This, once more, points towards an attitude that judges women for their sexual output and attractiveness alone. The old woman would be incapable of the two things her sex is desired for; procreation, and the sexual pleasure this would require. She uses the rhetoric of reason to get her young husband to love her, yet her premise rests on her position as someone who has lost beauty and is placed at disadvantage. The old woman begins to ‘selle’ her virtues of faithfulness , and in this she commoditises her identity and establishes once more the hierarchy of husband and wife; and the position of the wife as someone inferior to her
This is actually the plight of Baram Alkali’s case in Personal Angle. According to her, a woman may react by self-pity and tears followed by a hardness to love as is Zaria’s reaction, sentimental, passive almost bordering on martyrdom. A wife may immerse herself in the hurt and pain of unrequited and neglected love leading to psychosis as is the case with Zaria. She demonstrates her guts and feminine will power to make a break of it and claim back her name and identity. Even after her separation from her husband, Alhaji Teller lusts hopelessly after her but she refuses to give in preferring to maintain her dignity.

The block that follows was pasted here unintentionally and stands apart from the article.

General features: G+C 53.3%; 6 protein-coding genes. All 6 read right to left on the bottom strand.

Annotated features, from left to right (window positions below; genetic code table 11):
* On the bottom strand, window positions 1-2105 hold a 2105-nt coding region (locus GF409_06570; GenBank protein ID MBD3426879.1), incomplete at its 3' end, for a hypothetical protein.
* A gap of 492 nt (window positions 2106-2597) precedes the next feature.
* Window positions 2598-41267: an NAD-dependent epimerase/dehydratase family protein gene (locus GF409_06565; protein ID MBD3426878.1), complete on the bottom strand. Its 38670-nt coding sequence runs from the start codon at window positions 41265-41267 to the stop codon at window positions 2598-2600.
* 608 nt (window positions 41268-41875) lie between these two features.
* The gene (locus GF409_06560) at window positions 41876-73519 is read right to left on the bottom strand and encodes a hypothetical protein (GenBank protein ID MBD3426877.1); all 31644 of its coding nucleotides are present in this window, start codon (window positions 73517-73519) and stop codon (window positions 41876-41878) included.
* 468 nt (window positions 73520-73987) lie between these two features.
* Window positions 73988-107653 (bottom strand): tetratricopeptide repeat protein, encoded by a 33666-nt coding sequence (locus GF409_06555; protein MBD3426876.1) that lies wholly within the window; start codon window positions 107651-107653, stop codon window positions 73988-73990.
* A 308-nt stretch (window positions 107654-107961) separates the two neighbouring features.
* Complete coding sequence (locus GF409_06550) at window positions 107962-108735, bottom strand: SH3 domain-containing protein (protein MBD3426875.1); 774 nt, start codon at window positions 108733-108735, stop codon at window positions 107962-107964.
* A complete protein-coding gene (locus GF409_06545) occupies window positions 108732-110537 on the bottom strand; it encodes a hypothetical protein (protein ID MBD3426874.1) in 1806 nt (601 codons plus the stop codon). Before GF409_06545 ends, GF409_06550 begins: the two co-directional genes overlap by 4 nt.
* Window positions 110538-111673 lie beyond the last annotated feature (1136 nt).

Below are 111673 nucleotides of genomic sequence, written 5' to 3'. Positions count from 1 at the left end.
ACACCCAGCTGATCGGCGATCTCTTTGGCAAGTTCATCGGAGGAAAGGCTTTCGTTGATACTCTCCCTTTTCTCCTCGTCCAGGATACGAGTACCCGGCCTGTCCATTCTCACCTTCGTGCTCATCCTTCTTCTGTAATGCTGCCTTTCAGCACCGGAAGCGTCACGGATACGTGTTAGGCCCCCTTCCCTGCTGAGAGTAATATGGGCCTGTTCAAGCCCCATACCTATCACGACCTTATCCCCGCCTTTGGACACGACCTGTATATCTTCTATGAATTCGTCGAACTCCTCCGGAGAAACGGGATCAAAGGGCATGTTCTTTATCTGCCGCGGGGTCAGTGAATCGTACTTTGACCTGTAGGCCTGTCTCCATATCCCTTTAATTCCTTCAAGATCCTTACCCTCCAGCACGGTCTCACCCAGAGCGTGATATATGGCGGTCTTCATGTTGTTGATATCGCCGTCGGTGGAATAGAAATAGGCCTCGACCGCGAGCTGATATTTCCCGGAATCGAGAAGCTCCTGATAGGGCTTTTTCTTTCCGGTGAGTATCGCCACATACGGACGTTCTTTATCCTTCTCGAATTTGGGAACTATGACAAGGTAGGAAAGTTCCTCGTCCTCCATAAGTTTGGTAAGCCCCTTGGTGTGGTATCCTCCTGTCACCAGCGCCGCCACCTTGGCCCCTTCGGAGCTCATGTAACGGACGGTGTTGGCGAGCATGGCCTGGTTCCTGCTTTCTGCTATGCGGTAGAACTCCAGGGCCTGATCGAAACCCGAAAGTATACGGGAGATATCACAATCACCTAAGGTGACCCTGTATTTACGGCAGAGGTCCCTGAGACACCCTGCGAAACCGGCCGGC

In Their Eyes Were Watching God, Janie’s faults made her dependent emotionally towards men, but independent when finding her own happy ending throughout the book. From The Odyssey, Calypso desperately tried to find love and make Odysseus stay, but her flaws of attachment and having a higher level of authority over Odysseus in their relationship kept her from achieving real love with someone. Although Janie and Calypso are opposites when it comes to love, they do have similarities. Their relationships always ended the same way, with Janie leaving her husbands and Calypso being deserted by her lovers. They both tried to to find love, with some difficulties for each women individually.